During lockdown I’ve spoken to many sales leaders across the UK about the challenges they’re facing. One of the critical issues is managing energy: both their own and that of their team. While the current crisis may have exacerbated this problem, it’s something sales leaders have grappled with for decades – in the relentless pressure of the sales environment, how do you maintain energy and avoid burnout?
Since the start of my career, I’ve been fascinated by energy. If a salesperson has a high energy level they can often overcome other deficiencies, but even the most talented salesperson will struggle without it.
In sales teams, there is often a toxic mentality of hustling and late nights that leads to burnout. Many sales leaders believe that grinding sales teams incredibly hard is the only way to get results but while hard work and tenacity are essential, providing the right support for people is equally important.
There are many ways to create an excellent environment for salespeople. In this article, I’m going to discuss some of my tactics and the latest research on how sales teams can keep energy high.
How You Think About Stress Is Important
I’ve completed hundreds of personal performance reviews with salespeople, and when you include informal chats on improving performance it must be into the thousands. I’ve noticed that how a salesperson responds to problems is fundamental to overcoming them. If they come to a meeting struggling but with a sense of purpose and excitement to overcome the challenge, they will usually succeed.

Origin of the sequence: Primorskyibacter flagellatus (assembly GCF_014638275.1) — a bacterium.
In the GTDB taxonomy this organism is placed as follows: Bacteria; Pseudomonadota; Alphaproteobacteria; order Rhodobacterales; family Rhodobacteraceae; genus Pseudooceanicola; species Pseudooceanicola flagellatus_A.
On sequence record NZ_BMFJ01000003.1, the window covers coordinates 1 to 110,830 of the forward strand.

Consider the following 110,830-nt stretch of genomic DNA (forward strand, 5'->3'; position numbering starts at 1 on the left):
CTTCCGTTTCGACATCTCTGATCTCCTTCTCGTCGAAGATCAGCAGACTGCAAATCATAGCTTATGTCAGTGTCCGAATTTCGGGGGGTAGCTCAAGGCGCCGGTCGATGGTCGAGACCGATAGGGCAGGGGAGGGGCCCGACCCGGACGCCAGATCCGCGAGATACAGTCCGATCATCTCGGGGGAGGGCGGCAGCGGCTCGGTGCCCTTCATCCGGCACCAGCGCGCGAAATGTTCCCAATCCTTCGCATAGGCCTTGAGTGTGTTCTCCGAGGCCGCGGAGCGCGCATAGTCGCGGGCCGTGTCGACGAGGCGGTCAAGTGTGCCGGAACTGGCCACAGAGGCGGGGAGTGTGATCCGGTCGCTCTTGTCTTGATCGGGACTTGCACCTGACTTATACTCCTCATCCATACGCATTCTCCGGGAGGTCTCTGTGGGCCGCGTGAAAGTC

The situation energises these salespeople; they see stress as a sign they’re doing something challenging and as an opportunity to improve. Salespeople who are overcome by stress, focus on trying to eliminate it – they see stress as something to avoid.
There is a growing body of research on how the perception of stress is critical in maximising performance. It suggests that by thinking about the stress response as a tool (‘I’m stressed – this is positive’) versus a problem (‘I’m stressed – this is terrible’) you improve both response and outcome.
Reframing the Situation
The idea of reframing your approach is discussed by Swedish golf coaches Lynn Marriott and Pia Nilsson. They’ve written multiple books on how to play better golf and they coach some of the world’s best players (including nine major winners).